A few months back I got into a minor public spat about the failings of so-called “data journalism.” I erred to the extent that I spoke loosely about data journalism in general as opposed to misuses of it or sloppy and lazy uses of it, which the example I noted clearly amounted to. One might generally describe this abuse of the form as clever people using numbers to lecture people about elements of human experience the clever lecturing people either don’t understand or think their cleverness gives them a pass on trying to understand. One element of that example was a study that showed that mass shootings account for only a very tiny subset of the total number of deaths in this country from firearms every year. This is true (probably obvious to almost all of us if we give it some thought) and also largely beside the point.
One can say the same thing about virtually all acts of terrorism. Many people do. And we’re right to do so in the context of how the United States has been transformed since 2001. With the massive exception of the 9/11 terrorist attacks, the number of people killed in the US every year by terrorist attacks is minuscule – and that includes rightist domestic terrorist attacks as well as those tied to Islamic radicalism. This is particularly important since a massive amount of our government expenditure and focus is aimed at counter-terrorism in its various dimensions.
Pooh-poohing school shootings is more questionable since we do so little to try to prevent it. On a generous interpretation, you can point to “hardening” schools through various means, armed security guards, endless drills and so forth. But in practice, we do virtually nothing as a society to prevent school shootings or gun violence (apart from these limited and inherently defensive actions) in general because we’ve made a collective decision that the right to own any kind of gun in any number, with any amount of ammunition, anywhere and at any time is the highest social value. It is more important than anything else.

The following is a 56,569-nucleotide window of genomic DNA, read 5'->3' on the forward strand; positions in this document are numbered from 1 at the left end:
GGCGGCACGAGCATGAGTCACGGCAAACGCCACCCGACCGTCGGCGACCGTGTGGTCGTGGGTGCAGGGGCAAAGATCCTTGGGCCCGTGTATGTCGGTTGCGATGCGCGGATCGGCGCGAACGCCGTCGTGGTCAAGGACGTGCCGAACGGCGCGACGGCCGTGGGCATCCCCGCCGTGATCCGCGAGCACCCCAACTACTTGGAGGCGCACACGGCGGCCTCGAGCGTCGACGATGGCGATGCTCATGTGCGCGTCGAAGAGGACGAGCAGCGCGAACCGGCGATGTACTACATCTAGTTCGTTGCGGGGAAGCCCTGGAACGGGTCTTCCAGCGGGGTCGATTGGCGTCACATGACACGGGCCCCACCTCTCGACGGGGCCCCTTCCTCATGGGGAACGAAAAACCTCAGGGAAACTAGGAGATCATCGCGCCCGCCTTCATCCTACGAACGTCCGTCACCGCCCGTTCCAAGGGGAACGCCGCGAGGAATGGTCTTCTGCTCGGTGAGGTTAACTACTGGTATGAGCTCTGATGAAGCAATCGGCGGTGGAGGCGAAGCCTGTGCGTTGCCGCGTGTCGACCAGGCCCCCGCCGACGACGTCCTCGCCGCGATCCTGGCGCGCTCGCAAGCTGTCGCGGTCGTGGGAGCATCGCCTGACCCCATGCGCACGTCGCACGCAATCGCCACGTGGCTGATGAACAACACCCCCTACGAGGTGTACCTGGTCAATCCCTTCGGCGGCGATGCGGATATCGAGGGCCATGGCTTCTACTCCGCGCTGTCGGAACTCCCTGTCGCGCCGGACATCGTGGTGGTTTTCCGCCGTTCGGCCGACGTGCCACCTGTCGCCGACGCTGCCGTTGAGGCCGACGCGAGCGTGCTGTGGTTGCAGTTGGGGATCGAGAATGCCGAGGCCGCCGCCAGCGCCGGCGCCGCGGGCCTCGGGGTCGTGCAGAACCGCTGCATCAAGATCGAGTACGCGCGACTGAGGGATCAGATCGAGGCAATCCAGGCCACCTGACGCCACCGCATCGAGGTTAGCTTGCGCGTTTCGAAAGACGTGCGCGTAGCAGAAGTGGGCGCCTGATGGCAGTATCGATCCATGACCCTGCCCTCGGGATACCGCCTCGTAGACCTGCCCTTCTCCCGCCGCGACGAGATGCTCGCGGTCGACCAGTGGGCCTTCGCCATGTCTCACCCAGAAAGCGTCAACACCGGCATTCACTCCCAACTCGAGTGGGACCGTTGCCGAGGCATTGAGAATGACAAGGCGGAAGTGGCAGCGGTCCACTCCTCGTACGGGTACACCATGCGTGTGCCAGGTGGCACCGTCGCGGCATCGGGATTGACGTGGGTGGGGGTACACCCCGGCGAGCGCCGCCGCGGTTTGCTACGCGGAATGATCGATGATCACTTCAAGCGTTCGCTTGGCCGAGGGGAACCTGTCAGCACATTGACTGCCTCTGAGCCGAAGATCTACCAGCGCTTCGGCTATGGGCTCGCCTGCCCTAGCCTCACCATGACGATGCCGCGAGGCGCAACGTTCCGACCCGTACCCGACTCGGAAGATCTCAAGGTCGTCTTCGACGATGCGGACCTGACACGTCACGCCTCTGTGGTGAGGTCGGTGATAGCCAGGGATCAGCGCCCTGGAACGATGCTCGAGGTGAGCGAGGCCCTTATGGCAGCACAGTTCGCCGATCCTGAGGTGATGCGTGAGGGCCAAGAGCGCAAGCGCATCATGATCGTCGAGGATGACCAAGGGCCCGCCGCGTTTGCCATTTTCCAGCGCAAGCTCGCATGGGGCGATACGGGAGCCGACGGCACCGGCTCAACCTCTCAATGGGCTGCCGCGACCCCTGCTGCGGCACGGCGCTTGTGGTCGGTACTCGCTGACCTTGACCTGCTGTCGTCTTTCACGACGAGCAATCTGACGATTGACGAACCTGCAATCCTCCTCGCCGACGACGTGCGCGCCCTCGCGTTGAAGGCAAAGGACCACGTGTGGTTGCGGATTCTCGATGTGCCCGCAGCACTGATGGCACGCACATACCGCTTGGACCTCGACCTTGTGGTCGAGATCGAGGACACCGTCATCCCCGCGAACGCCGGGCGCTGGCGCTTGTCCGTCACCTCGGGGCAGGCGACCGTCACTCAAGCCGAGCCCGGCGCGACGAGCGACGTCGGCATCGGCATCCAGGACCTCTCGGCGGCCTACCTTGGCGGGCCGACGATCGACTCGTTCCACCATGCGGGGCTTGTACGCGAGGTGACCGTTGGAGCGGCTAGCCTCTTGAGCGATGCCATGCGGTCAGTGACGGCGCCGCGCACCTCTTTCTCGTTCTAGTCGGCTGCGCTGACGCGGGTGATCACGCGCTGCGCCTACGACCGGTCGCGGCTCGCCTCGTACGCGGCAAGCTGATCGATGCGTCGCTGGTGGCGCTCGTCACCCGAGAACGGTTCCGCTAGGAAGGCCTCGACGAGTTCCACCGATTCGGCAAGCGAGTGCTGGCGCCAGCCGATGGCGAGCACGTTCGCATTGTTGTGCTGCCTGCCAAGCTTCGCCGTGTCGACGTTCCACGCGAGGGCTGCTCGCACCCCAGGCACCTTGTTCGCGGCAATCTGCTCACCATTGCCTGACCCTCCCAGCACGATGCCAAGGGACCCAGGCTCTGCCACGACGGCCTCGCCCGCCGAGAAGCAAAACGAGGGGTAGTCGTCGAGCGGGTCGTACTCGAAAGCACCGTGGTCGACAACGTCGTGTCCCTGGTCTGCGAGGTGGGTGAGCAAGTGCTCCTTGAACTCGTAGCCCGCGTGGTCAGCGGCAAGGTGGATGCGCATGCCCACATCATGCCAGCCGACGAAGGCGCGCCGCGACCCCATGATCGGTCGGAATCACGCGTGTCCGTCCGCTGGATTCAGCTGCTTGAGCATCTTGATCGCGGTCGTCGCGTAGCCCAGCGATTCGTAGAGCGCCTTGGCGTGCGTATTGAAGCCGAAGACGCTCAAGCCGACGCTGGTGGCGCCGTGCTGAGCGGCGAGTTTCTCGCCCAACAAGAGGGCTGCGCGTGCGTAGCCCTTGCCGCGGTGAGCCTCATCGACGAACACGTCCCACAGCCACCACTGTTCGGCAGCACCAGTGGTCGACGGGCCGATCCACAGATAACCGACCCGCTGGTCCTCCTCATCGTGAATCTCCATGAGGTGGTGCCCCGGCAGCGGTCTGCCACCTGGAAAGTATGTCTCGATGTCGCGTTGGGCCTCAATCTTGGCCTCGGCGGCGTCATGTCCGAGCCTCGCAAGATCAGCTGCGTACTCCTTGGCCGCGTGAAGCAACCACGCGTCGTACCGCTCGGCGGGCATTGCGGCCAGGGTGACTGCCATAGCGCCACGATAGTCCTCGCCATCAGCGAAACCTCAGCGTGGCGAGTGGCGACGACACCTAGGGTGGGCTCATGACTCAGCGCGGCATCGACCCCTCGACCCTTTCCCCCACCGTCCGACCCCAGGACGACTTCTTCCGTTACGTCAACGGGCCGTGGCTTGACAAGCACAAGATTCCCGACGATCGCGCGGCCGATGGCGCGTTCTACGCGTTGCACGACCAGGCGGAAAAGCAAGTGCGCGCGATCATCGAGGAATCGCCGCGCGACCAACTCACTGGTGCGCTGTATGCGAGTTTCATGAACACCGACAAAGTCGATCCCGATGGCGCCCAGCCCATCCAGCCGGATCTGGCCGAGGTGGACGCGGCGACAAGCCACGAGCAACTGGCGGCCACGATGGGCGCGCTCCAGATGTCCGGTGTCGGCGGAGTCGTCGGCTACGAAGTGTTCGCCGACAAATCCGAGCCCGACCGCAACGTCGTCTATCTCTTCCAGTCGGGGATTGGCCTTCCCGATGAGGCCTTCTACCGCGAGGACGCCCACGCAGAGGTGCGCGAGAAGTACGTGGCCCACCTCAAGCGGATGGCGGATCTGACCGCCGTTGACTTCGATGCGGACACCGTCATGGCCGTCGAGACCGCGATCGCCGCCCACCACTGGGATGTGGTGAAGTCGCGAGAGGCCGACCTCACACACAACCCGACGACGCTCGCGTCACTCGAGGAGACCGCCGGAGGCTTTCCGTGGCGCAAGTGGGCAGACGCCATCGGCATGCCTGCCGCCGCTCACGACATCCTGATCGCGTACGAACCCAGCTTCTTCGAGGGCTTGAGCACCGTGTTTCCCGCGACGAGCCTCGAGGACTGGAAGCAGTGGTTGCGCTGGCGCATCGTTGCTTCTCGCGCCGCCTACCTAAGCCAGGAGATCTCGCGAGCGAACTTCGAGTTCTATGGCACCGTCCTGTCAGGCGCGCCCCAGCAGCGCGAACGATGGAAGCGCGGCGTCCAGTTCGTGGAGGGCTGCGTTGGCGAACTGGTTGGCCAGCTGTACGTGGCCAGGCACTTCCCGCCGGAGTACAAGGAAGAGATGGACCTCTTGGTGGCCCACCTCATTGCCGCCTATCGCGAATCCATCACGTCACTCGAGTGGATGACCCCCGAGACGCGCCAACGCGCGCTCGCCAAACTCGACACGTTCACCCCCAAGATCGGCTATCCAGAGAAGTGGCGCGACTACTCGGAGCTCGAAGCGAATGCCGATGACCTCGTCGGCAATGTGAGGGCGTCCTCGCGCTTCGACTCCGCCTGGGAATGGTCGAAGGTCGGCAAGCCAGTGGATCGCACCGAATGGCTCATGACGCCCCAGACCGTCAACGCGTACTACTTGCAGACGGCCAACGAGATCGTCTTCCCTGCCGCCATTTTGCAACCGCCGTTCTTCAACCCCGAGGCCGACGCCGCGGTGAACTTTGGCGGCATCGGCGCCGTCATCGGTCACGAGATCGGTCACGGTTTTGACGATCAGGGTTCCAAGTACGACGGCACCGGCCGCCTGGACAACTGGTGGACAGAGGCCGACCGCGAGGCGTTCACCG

But it makes perfect sense that we focus on school shootings more than most other shooting deaths if we judge them in purely numerical terms. Because school shootings are acts of terror – in the pure sense rather than the now-acquired meaning as a euphemism for violent Islamist radicalism. They are acts of terror because their aim is to terrorize the whole society. The individual killings are to a great extent a means to that larger end. Note that in most school massacres, though not all, the perpetrator doesn’t go after particular people who they believe hurt them. It’s indiscriminate and aimed at achieving the highest body count. It is indiscriminate by design because no one is immune and everyone feels the shooter’s power.
Every homicidal death by violence is an equal loss, an equal personal tragedy and even more an equal familial tragedy. But deaths have different effects on the larger society. That too is important, and it is a difference society is well to take into account. We recognize this reality in hate crimes laws. A black woman who is killed by a white supremacist gunman is just as dead as she would be if she were killed by an African-American mugger, by her spouse or by her own hand. But racist murders terrorize whole communities. So we punish them differently or in some cases more severely. Because it causes a harm beyond the individual killing. Indeed, it intentionally causes a harm beyond the individual killing.
The logic becomes more palpable when applied to lynchings. A 2015 study puts the total number of lynchings in the South during the Jim Crow era at roughly 4,000 – we might more specifically describe them as racist terror murders with the acceptance of the civil law enforcement system. Over a period of almost 75 years that comes out to just over 50 killings a year. (In practice, they weren’t evenly spread out but heavily concentrated in the period of the imposition of Jim Crow.) That’s certainly fewer than the number of non-lynching homicides in those years and must be far fewer than the number of total deaths by violence of African-Americans during the time. But that’s not the point. Lynchings held millions, were committed with the specific intention of holding millions in mortal fear and submission. Their impact was wildly out of proportion to their numbers. Most killings are committed with the intention of ending a specific person’s life. These killings are committed for their societal impact.
School shootings are not lynchings. They are different in myriad ways. But they share a similarity in spreading terror far beyond their individual victims. That’s the definition of terrorism. The number of children who have died or been seriously injured in school shootings is relatively small – though it’s hard to know what counts as ‘small’. But the Post found that since the Columbine massacre in 1999, some 150,000 children have experienced a school massacre even though the vast majority weren’t physically injured themselves. Certainly tens of millions of parents and children have experienced the fear and persistent sense of vulnerability of school shootings. It is of course all by design.
None of this is a misunderstanding or result of innumeracy. Terrorism spreads terror. School shootings, with all their now hideously cliched choreography, are just that. And we’ve decided they are not as important as the right to own any number of guns in any number, with any amount of ammunition, anywhere and at any time is the highest social value. Don’t forget that.